An optical time delay for the double gravitational lens system FBQ 0951+2635*
Niels Bohr Institute, Astronomical Observatory, University of Copenhagen, Juliane Maries Vej 30, 2100 Copenhagen Ø, Denmark e-mail: email@example.com
2 Science Institute, University of Iceland, Dunhaga 3, 107 Reykjavík, Iceland
3 Space Telescope Science Institute, 3700 San Martin Drive, Baltimore, MD 21218, USA
4 Institut d'Astrophysique et de Géophysique, ULg, Allée du 6 Août 17, B5C, 4000 Sart Tilman (Liège), Belgium
5 European Southern Observatory, Casilla 19, Santiago, Chile
6 Laboratoire d'Astrophysique, École Polytechnique Fédérale de Lausanne, Observatoire, 1290 Chavannes-des-bois, Switzerland
Accepted: 13 October 2004
We present optical R-band light curves of the double gravitationally lensed quasar FBQ 0951+2635 from observations obtained at the Nordic Optical Telescope between March 1999 and June 2001. A time delay of ± 2 days (1σ) is determined from the light curves. New constraints on the lensing geometry are provided by the position and ellipticity of the lensing galaxy. For a cosmology, the time delay yields a Hubble parameter of (random, ) (systematic) km s-1 Mpc-1 for a singular isothermal ellipsoid model and (random, ) (systematic) km s-1 Mpc-1 for a constant mass-to-light ratio model. In both models, the errors are mainly due to the time-delay uncertainties. Non-parametric models yield (random, ) (systematic) km s-1 Mpc-1.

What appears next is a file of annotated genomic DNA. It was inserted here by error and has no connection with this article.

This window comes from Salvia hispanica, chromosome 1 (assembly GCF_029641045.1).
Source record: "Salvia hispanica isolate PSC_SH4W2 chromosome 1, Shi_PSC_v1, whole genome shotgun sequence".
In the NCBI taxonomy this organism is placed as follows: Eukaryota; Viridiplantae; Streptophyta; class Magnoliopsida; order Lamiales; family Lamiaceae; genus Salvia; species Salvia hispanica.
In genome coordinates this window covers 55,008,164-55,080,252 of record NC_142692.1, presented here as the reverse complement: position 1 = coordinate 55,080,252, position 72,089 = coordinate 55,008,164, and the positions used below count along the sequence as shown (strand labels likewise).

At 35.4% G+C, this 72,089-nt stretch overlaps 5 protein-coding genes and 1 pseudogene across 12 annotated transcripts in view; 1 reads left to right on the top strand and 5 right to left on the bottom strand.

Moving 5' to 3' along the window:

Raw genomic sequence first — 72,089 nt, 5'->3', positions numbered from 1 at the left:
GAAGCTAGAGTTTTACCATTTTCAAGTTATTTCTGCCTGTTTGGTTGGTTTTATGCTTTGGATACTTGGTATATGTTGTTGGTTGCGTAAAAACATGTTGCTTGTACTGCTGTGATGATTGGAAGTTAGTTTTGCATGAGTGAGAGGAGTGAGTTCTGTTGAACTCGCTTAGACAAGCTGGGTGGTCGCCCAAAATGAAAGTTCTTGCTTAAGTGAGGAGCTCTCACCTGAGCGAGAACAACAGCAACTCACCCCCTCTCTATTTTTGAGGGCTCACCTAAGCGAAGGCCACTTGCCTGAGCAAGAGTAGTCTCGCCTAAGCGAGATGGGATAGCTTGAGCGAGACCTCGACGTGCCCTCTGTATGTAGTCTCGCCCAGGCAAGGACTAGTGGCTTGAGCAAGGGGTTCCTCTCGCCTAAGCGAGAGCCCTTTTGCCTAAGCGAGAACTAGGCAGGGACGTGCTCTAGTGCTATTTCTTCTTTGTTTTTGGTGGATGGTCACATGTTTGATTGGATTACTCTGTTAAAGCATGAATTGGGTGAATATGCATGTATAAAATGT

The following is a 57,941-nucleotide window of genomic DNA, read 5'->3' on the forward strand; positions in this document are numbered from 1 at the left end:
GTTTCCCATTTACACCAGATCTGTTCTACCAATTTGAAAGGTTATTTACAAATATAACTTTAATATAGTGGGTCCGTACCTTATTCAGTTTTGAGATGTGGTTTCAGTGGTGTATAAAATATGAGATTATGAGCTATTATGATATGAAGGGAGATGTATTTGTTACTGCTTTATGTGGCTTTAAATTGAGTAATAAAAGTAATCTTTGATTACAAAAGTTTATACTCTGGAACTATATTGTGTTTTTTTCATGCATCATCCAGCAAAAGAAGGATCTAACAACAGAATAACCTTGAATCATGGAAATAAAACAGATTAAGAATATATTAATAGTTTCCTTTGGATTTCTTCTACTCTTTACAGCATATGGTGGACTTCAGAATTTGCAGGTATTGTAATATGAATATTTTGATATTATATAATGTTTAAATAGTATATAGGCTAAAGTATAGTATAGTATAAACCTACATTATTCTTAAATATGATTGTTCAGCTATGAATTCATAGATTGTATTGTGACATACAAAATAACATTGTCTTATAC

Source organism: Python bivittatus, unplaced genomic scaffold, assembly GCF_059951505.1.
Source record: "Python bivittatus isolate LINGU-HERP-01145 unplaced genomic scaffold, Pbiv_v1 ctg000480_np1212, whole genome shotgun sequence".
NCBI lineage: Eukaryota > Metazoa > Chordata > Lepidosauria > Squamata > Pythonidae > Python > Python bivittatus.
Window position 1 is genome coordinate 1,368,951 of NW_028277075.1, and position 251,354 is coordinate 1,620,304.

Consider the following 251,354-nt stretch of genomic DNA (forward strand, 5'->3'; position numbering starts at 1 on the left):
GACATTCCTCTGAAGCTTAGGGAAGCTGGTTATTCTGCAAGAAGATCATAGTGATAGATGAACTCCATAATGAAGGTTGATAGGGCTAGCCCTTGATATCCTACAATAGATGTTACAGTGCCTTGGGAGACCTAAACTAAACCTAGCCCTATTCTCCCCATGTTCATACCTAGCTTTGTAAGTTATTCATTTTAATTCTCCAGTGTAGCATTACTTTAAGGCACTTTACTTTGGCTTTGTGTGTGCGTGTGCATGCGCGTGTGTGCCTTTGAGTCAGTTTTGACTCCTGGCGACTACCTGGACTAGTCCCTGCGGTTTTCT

Key words: gravitational lensing / galaxies: quasars: individual: FBQ 0951+2635 / cosmology: cosmological parameters
Based on observations made with the Nordic Optical Telescope, operated on the island of La Palma jointly by Denmark, Finland, Iceland, Norway, and Sweden, in the Spanish Observatorio del Roque de los Muchachos of the Instituto de Astrofisica de Canarias. Based on observations made with ESO Telescopes at the Paranal Observatories under programme ID 66.A-0062(A). Based on observations made with the NASA/ESA Hubble Space Telescope, obtained from the Data Archive at the Space Telescope Science Institute, which is operated by the Association of Universities for Research in Astronomy, Inc., under NASA contract NAS 5-26555. These observations are associated with program #7887.
© ESO, 2005